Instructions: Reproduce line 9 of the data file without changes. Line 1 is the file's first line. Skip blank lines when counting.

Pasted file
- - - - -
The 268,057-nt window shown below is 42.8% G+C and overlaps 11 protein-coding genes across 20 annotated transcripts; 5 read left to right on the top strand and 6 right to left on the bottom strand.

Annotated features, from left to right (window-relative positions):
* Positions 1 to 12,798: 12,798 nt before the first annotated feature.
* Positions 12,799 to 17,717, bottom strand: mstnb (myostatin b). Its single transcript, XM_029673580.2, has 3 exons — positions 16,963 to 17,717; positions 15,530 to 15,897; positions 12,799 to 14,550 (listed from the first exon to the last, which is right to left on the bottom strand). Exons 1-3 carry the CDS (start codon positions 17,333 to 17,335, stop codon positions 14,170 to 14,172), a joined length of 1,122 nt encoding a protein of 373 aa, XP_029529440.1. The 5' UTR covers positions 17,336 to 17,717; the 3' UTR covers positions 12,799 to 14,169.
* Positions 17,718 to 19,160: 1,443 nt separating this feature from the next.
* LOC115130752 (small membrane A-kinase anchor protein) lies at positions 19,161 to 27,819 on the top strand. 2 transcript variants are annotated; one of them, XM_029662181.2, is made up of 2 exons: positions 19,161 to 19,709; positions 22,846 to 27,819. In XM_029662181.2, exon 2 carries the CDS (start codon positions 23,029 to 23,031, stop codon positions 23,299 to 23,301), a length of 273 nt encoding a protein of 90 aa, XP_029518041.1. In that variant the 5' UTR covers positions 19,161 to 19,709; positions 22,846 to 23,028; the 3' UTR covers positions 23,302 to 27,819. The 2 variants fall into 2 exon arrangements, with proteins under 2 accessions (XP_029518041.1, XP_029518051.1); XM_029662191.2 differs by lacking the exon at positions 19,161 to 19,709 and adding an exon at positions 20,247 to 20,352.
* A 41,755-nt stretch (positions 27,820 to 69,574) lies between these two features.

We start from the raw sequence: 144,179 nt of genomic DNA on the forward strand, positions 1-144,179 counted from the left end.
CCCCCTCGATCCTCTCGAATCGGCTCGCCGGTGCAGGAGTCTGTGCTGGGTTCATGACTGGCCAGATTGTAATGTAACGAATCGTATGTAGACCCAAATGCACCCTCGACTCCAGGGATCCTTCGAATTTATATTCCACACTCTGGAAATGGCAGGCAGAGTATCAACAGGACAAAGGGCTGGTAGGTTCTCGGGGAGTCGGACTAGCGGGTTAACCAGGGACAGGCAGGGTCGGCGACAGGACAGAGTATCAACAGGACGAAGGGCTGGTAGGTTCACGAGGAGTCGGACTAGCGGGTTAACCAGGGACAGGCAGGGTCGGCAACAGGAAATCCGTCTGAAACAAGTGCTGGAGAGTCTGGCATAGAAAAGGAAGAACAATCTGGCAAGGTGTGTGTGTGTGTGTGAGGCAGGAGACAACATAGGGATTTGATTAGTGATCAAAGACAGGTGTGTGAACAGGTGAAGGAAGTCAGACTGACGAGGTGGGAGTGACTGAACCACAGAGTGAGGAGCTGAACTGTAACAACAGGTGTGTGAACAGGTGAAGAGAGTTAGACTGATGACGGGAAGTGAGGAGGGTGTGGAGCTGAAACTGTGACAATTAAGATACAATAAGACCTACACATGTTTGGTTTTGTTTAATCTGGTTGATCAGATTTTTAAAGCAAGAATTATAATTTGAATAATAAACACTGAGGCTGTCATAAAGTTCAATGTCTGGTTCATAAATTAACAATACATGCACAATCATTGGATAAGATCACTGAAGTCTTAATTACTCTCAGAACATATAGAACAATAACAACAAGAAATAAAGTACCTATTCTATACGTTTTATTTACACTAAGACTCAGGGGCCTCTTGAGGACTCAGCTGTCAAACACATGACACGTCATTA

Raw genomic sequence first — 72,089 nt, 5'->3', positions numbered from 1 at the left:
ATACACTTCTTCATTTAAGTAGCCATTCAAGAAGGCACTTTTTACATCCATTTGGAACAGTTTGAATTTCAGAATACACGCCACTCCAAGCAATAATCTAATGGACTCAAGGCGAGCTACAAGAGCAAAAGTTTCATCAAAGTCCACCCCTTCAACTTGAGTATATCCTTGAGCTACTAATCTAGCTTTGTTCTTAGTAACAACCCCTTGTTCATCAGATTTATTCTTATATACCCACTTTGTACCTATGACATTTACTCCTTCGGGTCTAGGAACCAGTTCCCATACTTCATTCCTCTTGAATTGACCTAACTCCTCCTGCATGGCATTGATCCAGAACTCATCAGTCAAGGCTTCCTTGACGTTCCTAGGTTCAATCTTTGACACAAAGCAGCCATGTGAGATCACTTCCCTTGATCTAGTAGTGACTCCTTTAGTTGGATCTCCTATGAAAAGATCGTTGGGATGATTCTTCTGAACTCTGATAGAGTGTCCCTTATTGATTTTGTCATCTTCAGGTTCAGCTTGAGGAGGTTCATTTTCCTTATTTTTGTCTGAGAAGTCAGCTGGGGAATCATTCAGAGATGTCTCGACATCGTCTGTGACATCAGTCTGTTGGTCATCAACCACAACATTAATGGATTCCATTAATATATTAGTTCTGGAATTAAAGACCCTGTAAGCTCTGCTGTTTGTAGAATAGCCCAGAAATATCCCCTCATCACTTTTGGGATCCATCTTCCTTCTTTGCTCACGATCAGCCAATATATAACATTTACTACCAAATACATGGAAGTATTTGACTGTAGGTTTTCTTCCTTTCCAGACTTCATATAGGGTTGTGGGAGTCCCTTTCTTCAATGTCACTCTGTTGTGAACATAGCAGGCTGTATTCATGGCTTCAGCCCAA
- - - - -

CCCCCTCGATCCTCTCGAATCGGCTCGCCGGTGCAGGAGTCTGTGCTGGGTTCATGACTGGCCAGATTGTAATGTAACGAATCGTATGTAGACCCAAATGCACCCTCGACTCCAGGGATCCTTCGAATTTATATTCCACACTCTGGAAATGGCAGGCAGAGTATCAACAGGACAAAGGGCTGGTAGGTTCTCGGGGAGTCGGACTAGCGGGTTAACCAGGGACAGGCAGGGTCGGCGACAGGACAGAGTATCAACAGGACGAAGGGCTGGTAGGTTCACGAGGAGTCGGACTAGCGGGTTAACCAGGGACAGGCAGGGTCGGCAACAGGAAATCCGTCTGAAACAAGTGCTGGAGAGTCTGGCATAGAAAAGGAAGAACAATCTGGCAAGGTGTGTGTGTGTGTGTGAGGCAGGAGACAACATAGGGATTTGATTAGTGATCAAAGACAGGTGTGTGAACAGGTGAAGGAAGTCAGACTGACGAGGTGGGAGTGACTGAACCACAGAGTGAGGAGCTGAACTGTAACAACAGGTGTGTGAACAGGTGAAGAGAGTTAGACTGATGACGGGAAGTGAGGAGGGTGTGGAGCTGAAACTGTGACAATTAAGATACAATAAGACCTACACATGTTTGGTTTTGTTTAATCTGGTTGATCAGATTTTTAAAGCAAGAATTATAATTTGAATAATAAACACTGAGGCTGTCATAAAGTTCAATGTCTGGTTCATAAATTAACAATACATGCACAATCATTGGATAAGATCACTGAAGTCTTAATTACTCTCAGAACATATAGAACAATAACAACAAGAAATAAAGTACCTATTCTATACGTTTTATTTACACTAAGACTCAGGGGCCTCTTGAGGACTCAGCTGTCAAACACATGACACGTCATTA